When the 2009 Nobel Peace Prize was awarded to Barack Obama, many, myself included, felt that the Norwegian committee had so embarrassed itself as to devalue the prize permanently. A Dallas service station sign, at the time, captured the sentiment precisely: "Free Nobel Peace Prize with Oil Change."
Jay Nordlinger's masterful new book "Peace, They Say" has changed my mind.
Not that Nordlinger dissents from the skeptical view of the 2009 prize or many others. But in his careful review of every prize and every recipient since 1901, he builds a case that the capacity of the prize to do good outweighs its mischief.
The mischief, without doubt, is infuriating. Nordlinger is pungent about the politicized prizes. The Norwegian Nobel committee, he notes, has used the prize repeatedly over the past decade to signal its contempt for one man -- George W. Bush. In fact, as Nordlinger writes, the award to Obama "could be construed as the fifth anti-Bush Nobel."
The first, in 2001, while New York was still smoldering after the al-Qaida attacks, had gone to the United Nations and Kofi Annan. (The peace prize has been granted to the U.N. repeatedly.) The message seemed to be: "the U.N. must have supremacy in any fight against Islamic terrorism."
The second anti-Bush prize went to Jimmy Carter in 2002. Leaving no doubt, the chairman of the committee explained that the Carter award "should be interpreted as a criticism of the line the current administration has taken. It's a kick in the leg to all who follow the same line as the United States." Nordlinger's review of Jimmy Carter's post-presidential antics is only for those with strong stomachs. I had forgotten, for example, Carter's gushings about North Korea and the "reverence with which they look upon their leader."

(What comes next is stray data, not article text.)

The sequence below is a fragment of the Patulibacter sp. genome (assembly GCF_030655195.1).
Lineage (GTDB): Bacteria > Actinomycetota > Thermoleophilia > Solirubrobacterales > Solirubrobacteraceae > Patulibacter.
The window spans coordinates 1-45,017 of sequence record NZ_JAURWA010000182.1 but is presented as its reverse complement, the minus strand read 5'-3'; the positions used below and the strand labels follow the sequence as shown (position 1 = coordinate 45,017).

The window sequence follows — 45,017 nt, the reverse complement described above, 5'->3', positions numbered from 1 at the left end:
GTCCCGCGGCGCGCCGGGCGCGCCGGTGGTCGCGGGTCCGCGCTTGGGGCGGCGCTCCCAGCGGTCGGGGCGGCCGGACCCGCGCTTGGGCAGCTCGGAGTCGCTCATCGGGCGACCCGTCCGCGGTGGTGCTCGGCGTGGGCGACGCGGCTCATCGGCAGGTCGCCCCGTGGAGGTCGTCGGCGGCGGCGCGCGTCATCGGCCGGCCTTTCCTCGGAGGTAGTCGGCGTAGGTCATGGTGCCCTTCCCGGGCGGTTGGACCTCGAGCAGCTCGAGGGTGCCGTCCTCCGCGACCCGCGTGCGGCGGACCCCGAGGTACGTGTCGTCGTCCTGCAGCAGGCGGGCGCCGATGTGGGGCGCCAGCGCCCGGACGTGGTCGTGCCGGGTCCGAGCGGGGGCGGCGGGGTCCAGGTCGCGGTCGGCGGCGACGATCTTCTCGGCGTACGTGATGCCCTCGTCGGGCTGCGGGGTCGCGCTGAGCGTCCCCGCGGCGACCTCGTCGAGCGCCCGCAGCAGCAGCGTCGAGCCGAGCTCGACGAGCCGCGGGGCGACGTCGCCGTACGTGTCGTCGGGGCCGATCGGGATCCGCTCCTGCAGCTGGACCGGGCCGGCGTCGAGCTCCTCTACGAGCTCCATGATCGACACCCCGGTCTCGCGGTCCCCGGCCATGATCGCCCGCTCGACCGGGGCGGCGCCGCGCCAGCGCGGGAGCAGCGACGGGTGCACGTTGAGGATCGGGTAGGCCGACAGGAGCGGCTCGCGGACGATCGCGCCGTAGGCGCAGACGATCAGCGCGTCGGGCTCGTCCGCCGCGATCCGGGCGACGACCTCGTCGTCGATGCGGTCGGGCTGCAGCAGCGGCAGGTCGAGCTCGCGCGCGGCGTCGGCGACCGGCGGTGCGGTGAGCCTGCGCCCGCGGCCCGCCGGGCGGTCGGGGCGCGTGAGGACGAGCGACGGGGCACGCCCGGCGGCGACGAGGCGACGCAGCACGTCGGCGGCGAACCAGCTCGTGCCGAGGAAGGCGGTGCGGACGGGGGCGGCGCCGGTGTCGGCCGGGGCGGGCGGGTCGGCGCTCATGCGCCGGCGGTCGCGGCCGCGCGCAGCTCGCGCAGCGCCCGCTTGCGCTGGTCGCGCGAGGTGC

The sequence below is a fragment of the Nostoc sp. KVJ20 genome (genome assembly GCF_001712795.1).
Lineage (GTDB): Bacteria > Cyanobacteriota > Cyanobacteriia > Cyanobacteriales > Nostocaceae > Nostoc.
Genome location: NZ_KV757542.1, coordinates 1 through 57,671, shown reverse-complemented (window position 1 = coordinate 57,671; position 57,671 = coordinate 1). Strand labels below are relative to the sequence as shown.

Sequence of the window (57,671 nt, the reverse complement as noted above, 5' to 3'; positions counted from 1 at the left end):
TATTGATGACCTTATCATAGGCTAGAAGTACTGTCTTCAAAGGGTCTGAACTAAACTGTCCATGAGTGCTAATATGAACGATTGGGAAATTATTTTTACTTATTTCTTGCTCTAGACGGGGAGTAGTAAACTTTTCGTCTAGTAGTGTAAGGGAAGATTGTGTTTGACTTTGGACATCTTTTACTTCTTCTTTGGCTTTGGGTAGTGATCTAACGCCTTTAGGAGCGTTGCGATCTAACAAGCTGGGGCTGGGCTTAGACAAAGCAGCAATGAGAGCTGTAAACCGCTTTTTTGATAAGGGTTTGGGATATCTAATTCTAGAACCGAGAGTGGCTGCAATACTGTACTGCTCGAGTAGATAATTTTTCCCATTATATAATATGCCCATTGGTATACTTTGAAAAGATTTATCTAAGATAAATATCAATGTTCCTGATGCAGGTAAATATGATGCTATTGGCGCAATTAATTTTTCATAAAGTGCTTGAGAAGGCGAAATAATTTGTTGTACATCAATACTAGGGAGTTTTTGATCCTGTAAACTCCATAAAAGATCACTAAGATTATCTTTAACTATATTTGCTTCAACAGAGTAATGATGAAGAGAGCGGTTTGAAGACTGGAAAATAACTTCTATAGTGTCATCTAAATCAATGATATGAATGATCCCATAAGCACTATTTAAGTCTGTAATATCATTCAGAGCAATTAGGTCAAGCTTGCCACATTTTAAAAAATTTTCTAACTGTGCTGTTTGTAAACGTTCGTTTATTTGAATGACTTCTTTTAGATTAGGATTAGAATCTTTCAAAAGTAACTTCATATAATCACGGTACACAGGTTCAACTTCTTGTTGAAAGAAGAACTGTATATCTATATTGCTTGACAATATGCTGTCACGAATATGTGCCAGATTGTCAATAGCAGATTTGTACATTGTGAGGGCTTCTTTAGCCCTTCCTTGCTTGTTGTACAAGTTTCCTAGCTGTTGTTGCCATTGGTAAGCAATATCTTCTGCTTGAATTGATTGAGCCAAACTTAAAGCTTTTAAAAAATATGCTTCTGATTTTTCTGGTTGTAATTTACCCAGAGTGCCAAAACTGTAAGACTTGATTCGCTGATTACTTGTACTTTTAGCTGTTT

In 2005, the Nobel laureate was Mohamed ElBaradei and the International Atomic Energy Agency. Why ElBaradei? He was known for whitewashing Iraq's pursuit of weapons of mass destruction, for condemning Israel and the United States every day before his morning coffee, and for denying and excusing Iran's push for nuclear weapons. Fear of Iranian nukes, he said, had been "hyped."
Next, the Nobel Peace Prize went to Al Gore and the U.N. (there it is again) Intergovernmental Panel on Climate Change. And finally, to President Obama, who had only been in office a matter of weeks before being so honored. The prize seemed to say: "Thank you for not being Bush."
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